Among patients who received irbesartan in clinical studies, no overall differences in efficacy or safety were observed between older patients (65 years or older) and younger patients.
Hepatic impairment: No dosage reduction is generally necessary in patients with impaired hepatic function (mild to moderate degree).
Renal impairment: No dosage reduction is generally necessary in patients with impaired renal function (regardless of degree).
Patients with intravascular volume depletion: In severely volume-depleted and/or sodium-depleted patients, such as those treated vigorously with diuretics or hemodialysis, the condition should be corrected prior to administration of Aprovel, or a lower initial dose should be considered. If the blood pressure is not adequately controlled, the dose can be increased.
Signs and Symptoms: Experience in adults exposed to doses of up to 900 mg/day for 8 weeks revealed no toxicity. No specific information is available on the treatment of overdosage with Aprovel.
Management: The patient should be closely monitored, and the treatment should be symptomatic and supportive. Suggested measures include induction of emesis and/or gastric lavage. Irbesartan is not removed from the body by hemodialysis.
Aprovel is contraindicated in patients who are hypersensitive to irbesartan or to any other component of the Aprovel formulation.
Do not co-administer Aprovel with aliskiren-containing medicines in patients with diabetes or with moderate to severe renal impairment (glomerular filtration rate [GFR] <60 mL/min/1.73 m2).
Do not co-administer Aprovel with Angiotensin-Converting Enzyme Inhibitors (ACEIs) in patients with diabetic nephropathy.
Intravascular volume depletion: symptomatic hypotension, especially after the first dose, may occur in patients who are volume and/or sodium depleted by vigorous diuretic therapy, dietary salt restriction, diarrhoea or vomiting. Such conditions should be corrected before the administration of Aprovel.
Renovascular hypertension: there is an increased risk of severe hypotension and renal insufficiency when patients with bilateral renal artery stenosis or stenosis of the artery to a single functioning kidney are treated with medicinal products that affect the renin-angiotensin-aldosterone system. While this is not documented with Aprovel, a similar effect should be anticipated with angiotensin-II receptor antagonists.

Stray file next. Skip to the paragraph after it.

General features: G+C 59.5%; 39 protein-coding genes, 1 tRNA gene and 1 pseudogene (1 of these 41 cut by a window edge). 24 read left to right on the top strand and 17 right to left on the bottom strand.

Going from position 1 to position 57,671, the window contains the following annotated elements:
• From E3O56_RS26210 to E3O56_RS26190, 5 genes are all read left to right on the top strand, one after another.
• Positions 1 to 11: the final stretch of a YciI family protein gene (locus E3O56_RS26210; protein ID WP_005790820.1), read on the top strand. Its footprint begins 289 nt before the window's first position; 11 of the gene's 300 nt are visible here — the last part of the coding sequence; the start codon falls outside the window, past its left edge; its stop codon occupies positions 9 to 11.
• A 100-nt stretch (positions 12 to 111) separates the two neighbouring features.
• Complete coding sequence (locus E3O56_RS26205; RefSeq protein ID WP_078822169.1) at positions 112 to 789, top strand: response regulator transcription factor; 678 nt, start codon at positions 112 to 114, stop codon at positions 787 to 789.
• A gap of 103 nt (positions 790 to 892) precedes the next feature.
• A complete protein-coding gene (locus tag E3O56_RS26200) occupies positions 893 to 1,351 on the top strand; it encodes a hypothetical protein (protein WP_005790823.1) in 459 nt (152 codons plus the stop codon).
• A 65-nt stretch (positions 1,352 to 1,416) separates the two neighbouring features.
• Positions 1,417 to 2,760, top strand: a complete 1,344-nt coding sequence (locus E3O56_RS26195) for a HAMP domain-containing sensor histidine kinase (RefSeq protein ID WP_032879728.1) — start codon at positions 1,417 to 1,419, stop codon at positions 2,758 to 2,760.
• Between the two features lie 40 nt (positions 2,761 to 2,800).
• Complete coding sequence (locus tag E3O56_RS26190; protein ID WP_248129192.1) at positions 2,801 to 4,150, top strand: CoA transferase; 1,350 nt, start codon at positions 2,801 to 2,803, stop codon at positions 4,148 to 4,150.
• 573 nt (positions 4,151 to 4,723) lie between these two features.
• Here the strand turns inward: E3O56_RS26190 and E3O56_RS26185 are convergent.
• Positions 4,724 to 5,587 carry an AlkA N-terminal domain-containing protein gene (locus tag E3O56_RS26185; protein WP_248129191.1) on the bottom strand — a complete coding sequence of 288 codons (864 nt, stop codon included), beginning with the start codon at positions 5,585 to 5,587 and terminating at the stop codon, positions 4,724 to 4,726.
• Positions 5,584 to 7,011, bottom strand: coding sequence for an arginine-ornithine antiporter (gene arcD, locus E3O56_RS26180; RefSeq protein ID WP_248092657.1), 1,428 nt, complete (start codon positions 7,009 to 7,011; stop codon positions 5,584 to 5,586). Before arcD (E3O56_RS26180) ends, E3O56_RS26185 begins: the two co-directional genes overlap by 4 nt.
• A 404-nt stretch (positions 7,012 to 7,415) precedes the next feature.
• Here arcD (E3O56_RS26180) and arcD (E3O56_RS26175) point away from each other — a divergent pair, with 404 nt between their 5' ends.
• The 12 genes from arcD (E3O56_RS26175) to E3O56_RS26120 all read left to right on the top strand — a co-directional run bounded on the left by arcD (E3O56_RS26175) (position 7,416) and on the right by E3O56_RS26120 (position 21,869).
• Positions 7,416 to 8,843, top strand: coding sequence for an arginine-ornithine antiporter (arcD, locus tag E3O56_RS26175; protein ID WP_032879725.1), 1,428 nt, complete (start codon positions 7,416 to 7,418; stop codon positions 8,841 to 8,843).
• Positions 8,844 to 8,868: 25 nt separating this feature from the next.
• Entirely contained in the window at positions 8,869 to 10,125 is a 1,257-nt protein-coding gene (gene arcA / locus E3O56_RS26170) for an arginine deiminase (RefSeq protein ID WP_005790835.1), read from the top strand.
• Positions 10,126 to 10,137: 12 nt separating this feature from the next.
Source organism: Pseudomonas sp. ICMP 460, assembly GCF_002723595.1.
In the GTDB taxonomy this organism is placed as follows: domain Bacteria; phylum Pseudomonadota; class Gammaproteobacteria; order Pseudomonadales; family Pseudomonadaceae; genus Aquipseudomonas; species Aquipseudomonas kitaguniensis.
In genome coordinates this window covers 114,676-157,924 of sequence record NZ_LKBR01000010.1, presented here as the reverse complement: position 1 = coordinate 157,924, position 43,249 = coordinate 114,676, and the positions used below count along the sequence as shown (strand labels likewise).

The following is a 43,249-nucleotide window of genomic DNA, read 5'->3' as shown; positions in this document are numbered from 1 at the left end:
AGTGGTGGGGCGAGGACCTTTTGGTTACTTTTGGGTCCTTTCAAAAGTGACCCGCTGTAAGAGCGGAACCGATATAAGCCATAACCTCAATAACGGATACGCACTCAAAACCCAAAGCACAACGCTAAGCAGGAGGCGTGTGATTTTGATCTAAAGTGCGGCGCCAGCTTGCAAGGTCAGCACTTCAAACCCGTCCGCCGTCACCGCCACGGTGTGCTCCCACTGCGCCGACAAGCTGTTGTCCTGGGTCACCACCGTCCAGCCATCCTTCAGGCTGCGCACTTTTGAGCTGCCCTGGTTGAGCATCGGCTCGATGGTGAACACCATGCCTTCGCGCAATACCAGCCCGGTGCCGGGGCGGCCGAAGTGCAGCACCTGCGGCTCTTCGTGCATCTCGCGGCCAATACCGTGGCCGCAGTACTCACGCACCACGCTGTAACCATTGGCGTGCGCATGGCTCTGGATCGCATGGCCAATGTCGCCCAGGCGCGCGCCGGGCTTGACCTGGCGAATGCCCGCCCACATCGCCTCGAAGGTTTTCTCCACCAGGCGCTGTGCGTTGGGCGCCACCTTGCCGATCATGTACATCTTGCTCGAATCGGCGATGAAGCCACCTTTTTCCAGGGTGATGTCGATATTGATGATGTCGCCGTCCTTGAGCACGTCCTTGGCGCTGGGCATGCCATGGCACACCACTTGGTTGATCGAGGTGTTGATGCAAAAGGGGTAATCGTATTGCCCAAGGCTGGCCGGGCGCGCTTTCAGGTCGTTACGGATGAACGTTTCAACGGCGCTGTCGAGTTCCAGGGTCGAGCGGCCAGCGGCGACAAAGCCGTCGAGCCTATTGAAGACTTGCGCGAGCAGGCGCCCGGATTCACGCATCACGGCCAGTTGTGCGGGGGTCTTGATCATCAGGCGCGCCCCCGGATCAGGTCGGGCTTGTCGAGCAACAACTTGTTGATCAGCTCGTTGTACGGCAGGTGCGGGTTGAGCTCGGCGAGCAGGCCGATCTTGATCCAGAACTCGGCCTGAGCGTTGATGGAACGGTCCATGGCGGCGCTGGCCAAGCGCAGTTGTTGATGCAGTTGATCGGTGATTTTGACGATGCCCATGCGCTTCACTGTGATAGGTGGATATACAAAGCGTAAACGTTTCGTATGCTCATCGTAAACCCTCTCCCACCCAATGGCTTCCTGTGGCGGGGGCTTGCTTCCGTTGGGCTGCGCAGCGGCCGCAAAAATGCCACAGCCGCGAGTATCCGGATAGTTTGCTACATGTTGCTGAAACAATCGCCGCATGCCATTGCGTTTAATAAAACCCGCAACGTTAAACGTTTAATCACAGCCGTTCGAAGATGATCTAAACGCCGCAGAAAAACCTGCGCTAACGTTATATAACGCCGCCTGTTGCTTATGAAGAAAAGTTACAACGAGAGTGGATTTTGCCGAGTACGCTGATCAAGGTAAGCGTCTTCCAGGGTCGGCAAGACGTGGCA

Renal impairment and kidney transplantation: when Aprovel is used in patients with impaired renal function, a periodic monitoring of potassium and creatinine serum levels is recommended. There is no experience regarding the administration of Aprovel in patients with a recent kidney transplantation.
Hypertensive patients with type 2 diabetes and renal disease: the effects of irbesartan both on renal and cardiovascular events were not uniform across all subgroups, in an analysis carried out in the study with patients with advanced renal disease. In particular, they appeared less favourable in women and non-white subjects (see section Pharmacology under Actions).
Dual blockade of the renin-angiotensin-aldosterone system (RAAS): there is evidence that the concomitant use of ACE-inhibitors, angiotensin II receptor blockers or aliskiren increases the risk of hypotension, hyperkalaemia and decreased renal function (including acute renal failure). Dual blockade of RAAS through the combined use of ACE-inhibitors, angiotensin II receptor blockers or aliskiren is therefore not recommended (see Interactions and Pharmacology under Actions). If dual blockade therapy is considered absolutely necessary, this should only occur under specialist supervision and subject to frequent close monitoring of renal function, electrolytes and blood pressure. ACE-inhibitors and angiotensin II receptor blockers should not be used concomitantly in patients with diabetic nephropathy.
Hyperkalaemia: as with other medicinal products that affect the renin-angiotensin-aldosterone system, hyperkalaemia may occur during the treatment with Aprovel, especially in the presence of renal impairment, overt proteinuria due to diabetic renal disease, and/or heart failure. Close monitoring of serum potassium in patients at risk is recommended (see Interactions).
Lithium: the combination of lithium and Aprovel is not recommended (see Interactions).
Aortic and mitral valve stenosis, obstructive hypertrophic cardiomyopathy: as with other vasodilators, special caution is indicated in patients suffering from aortic or mitral stenosis, or obstructive hypertrophic cardiomyopathy.
Primary aldosteronism: patients with primary aldosteronism generally will not respond to antihypertensive medicinal products acting through inhibition of the renin-angiotensin system. Therefore, the use of Aprovel is not recommended.
General: in patients whose vascular tone and renal function depend predominantly on the activity of the renin-angiotensin-aldosterone system (e.g. patients with severe congestive heart failure or underlying renal disease, including renal artery stenosis), treatment with angiotensin converting enzyme inhibitors or angiotensin-II receptor antagonists that affect this system has been associated with acute hypotension, azotaemia, oliguria, or rarely acute renal failure. As with any antihypertensive agent, excessive blood pressure decrease in patients with ischaemic cardiopathy or ischaemic cardiovascular disease could result in a myocardial infarction or stroke.
As observed for angiotensin converting enzyme inhibitors, irbesartan and the other angiotensin antagonists are apparently less effective in lowering blood pressure in black people than in non-blacks, possibly because of higher prevalence of low-renin states in the black hypertensive population (see Pharmacology under Actions).
Lactose: Patients with rare hereditary problems of galactose intolerance, total lactase deficiency or glucose-galactose malabsorption should not take this medicine.